Glad you posted what had been a long email. Below is the response I emailed to you. I’ll just preface it by saying that I believe we need both government and business in our lives, in the proper balance. I think people will only trust business if the government controls business just right, so that innovation and profit making is possible and so that businesses cannot unfairly use the commons (that is, businesses need to be regulated so that they people can trust the air and water and food and other products we use and buy to be safe and trustworthy). And people will only trust the government if it uses its power and authority (and tax dollars) to help the citizens by regulating business correctly rather than getting in bed with business and worrying more about corporate profit than about the well-being of tax payers (or by so controlling business that it isn’t free to innovate or profit, and we are so far from that it need not enter the present discussion). Put simply, government should ensure that the market is fair and free. And far too often in America it is neither, and that is when people lose faith in government.
Given that corporations are currently sitting on record profits I’m not losing sleep worrying about giving them “best wishes..to find a way to make a profit.” They’re doing just fine, thank you, and always have in America. And even if we granted you every insinuation in that statement, then the alternative is for citizens to be given best wishes at staying healthy and under a roof while the corporations pollute your air, food, and water with no consequences to them.
It’s all about balance. How do you make it as fair as possible for all sides, so that everyone has a shot and no one is left with only best wishes at survival.
I have no problem with market based incentives for a lot of things. I just don’t think they work for things like fire insurance, road building, public education, protecting our food and water supply.
I love that you keep believing there is some kind of new center. Stick to it! I know polls generally don’t show it, and that doesn’t mean you shouldn’t stop promoting it! You can create it!
What Obama owes is especially to the young people who essentially got him elected in 2008 and then abandoned voting in 2010. He needs to win them back. It’s fine to say he has no responsibility to the liberal wing, and it’s dishonest to pretend he didn’t campaign hard going for that vote in 2008. If you think it is just fine to govern very differently than you campaigned, then Wisconsin has a governor for you.
I reject that regulations stifle creativity. I think that is a conservative meme, and I haven’t seen evidence to support it. (Same with tax rates. If what Republicans said about taxes was true, then between about 1940 and 1980 when the top marginal tax was was between 70 and 93%, we would have seen no innovation, no creative new businesses, and really, to hear them tell it, no rich people and no job creators. And actually, during that period we had plenty of rich people, plenty of job creation, plenty of innovation and creativity–computers, microwave ovens, color TV, automatic transmission, etc. etc. How on earth did all that and more possibly happen with taxes so high? Why didn’t those people just stay home and not do anything? Gee, maybe, just maybe, money is not the sole motivation for everything.)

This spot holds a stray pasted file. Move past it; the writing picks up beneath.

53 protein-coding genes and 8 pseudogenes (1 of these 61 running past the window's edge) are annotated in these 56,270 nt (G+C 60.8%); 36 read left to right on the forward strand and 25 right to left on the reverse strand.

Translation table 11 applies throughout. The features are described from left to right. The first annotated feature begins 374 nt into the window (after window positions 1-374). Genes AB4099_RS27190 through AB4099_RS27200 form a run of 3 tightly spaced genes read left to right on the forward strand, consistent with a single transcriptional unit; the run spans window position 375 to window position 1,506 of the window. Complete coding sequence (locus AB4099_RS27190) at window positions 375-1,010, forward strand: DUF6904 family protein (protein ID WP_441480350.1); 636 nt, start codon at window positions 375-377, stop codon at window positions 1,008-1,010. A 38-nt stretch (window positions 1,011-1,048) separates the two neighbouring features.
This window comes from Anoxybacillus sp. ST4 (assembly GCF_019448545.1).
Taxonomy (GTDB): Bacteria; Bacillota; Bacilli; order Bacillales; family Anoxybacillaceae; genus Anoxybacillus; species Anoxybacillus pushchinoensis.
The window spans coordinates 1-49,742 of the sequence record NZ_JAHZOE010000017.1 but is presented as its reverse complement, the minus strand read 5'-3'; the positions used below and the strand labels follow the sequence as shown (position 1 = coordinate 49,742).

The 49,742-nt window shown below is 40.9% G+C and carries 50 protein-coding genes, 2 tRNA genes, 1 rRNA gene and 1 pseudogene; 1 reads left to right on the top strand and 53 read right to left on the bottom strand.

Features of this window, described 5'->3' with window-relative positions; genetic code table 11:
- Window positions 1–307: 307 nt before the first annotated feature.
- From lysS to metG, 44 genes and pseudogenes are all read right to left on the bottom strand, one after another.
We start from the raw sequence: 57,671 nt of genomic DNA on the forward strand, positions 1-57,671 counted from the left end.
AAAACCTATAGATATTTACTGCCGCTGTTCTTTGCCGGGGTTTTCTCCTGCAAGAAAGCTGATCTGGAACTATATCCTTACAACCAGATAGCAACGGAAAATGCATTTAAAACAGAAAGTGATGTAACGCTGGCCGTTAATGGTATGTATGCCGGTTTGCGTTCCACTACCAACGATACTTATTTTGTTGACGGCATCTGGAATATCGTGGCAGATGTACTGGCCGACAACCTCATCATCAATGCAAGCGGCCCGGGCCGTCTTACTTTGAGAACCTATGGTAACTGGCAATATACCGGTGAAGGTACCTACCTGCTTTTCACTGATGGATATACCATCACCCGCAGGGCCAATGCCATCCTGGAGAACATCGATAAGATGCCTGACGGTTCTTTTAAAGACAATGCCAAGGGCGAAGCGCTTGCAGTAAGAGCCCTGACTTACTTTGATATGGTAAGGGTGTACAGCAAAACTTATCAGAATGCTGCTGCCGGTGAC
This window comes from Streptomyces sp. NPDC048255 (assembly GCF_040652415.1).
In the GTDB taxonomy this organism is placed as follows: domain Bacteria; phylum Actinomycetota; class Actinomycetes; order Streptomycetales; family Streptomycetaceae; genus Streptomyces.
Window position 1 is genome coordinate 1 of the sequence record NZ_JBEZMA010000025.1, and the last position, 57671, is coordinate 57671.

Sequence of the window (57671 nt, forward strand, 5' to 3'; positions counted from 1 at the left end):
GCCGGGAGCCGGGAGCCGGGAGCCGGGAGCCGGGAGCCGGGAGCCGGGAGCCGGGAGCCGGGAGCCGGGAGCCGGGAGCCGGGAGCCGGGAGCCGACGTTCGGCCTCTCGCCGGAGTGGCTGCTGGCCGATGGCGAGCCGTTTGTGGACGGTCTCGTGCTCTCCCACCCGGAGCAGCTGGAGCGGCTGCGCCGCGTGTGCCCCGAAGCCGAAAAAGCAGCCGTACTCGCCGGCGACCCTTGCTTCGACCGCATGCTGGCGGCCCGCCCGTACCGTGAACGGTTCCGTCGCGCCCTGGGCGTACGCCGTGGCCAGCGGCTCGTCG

I more or less agree with you on the ACA (and yes, good it wasn’t called an entity. I see that Obama himself has simply embraced “Obamacare” Turn the word to having a positive meaning). The exchanges will be helpful, if the law is still in effect by the time they are scheduled to take effect. (Remember, in the 2008 campaign, Hilary was for individual mandates and against the public option, and Obama was against mandates and for the public option. Granted, he may have gotten nothing passed if he’d stayed with that, and we shouldn’t rewrite history.) We can talk about markets helping health care, and for me we have to start with the fact that of all the industrial nations in the world, we are the only one that doesn’t provide care for all our citizens. We are the only country that runs health care as a for profit enterprise. We spend twice per capita what most other industrial nations do (even though 50 million or so of us are uncovered). And we have worse outcomes than every other industrial nation. (T.R. Reid’s The Healing of America is a great book on the subject). So right now we are the only country that runs a market driven health care system and we pay more and get less for it than anyone else. Maybe a market system is the answer, and I’d like to see evidence to support that, other than a general faith in markets.
You’re likely about right with Obama getting 58% in November. At least he’s a real person, unlike Mitt. And even those of us on his side, like me, who aren’t 100% happy with him, like him. I’m not sure any Republicans really like Romney. (I think it was Mario Cuomo who said once, “If you agree with me 80% of the time, vote for me. If you agree with me 100% of the time, seek help.)
We do need to restore faith in government. You may be right about that not being possible from the left, though FDR certainly governed from the left and certainly restored faith in government. I think what you call the ideology doesn’t matter. What matters is showing the government has integrity and works for the people. FDR didn’t have SuperPACS to deal with, so Obama’s job is much harder.